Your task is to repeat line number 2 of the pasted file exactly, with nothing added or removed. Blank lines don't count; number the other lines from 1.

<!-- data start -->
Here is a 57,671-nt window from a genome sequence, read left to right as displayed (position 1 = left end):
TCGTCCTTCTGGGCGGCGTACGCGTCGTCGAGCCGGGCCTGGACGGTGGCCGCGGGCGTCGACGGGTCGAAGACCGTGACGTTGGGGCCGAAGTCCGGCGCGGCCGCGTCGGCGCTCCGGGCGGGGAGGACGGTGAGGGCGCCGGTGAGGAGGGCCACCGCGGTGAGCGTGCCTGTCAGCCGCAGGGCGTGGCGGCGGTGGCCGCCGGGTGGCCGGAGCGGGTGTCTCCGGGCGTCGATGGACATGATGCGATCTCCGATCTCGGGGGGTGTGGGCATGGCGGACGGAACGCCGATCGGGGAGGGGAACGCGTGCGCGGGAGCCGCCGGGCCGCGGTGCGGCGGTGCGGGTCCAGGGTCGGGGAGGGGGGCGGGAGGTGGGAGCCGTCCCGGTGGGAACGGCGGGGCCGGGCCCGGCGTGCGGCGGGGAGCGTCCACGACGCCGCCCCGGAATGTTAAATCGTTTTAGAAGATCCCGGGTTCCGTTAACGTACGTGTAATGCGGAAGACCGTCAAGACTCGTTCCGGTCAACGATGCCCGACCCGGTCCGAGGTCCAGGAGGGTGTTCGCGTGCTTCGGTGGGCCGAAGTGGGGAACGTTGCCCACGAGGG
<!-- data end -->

TCGTCCTTCTGGGCGGCGTACGCGTCGTCGAGCCGGGCCTGGACGGTGGCCGCGGGCGTCGACGGGTCGAAGACCGTGACGTTGGGGCCGAAGTCCGGCGCGGCCGCGTCGGCGCTCCGGGCGGGGAGGACGGTGAGGGCGCCGGTGAGGAGGGCCACCGCGGTGAGCGTGCCTGTCAGCCGCAGGGCGTGGCGGCGGTGGCCGCCGGGTGGCCGGAGCGGGTGTCTCCGGGCGTCGATGGACATGATGCGATCTCCGATCTCGGGGGGTGTGGGCATGGCGGACGGAACGCCGATCGGGGAGGGGAACGCGTGCGCGGGAGCCGCCGGGCCGCGGTGCGGCGGTGCGGGTCCAGGGTCGGGGAGGGGGGCGGGAGGTGGGAGCCGTCCCGGTGGGAACGGCGGGGCCGGGCCCGGCGTGCGGCGGGGAGCGTCCACGACGCCGCCCCGGAATGTTAAATCGTTTTAGAAGATCCCGGGTTCCGTTAACGTACGTGTAATGCGGAAGACCGTCAAGACTCGTTCCGGTCAACGATGCCCGACCCGGTCCGAGGTCCAGGAGGGTGTTCGCGTGCTTCGGTGGGCCGAAGTGGGGAACGTTGCCCACGAGGG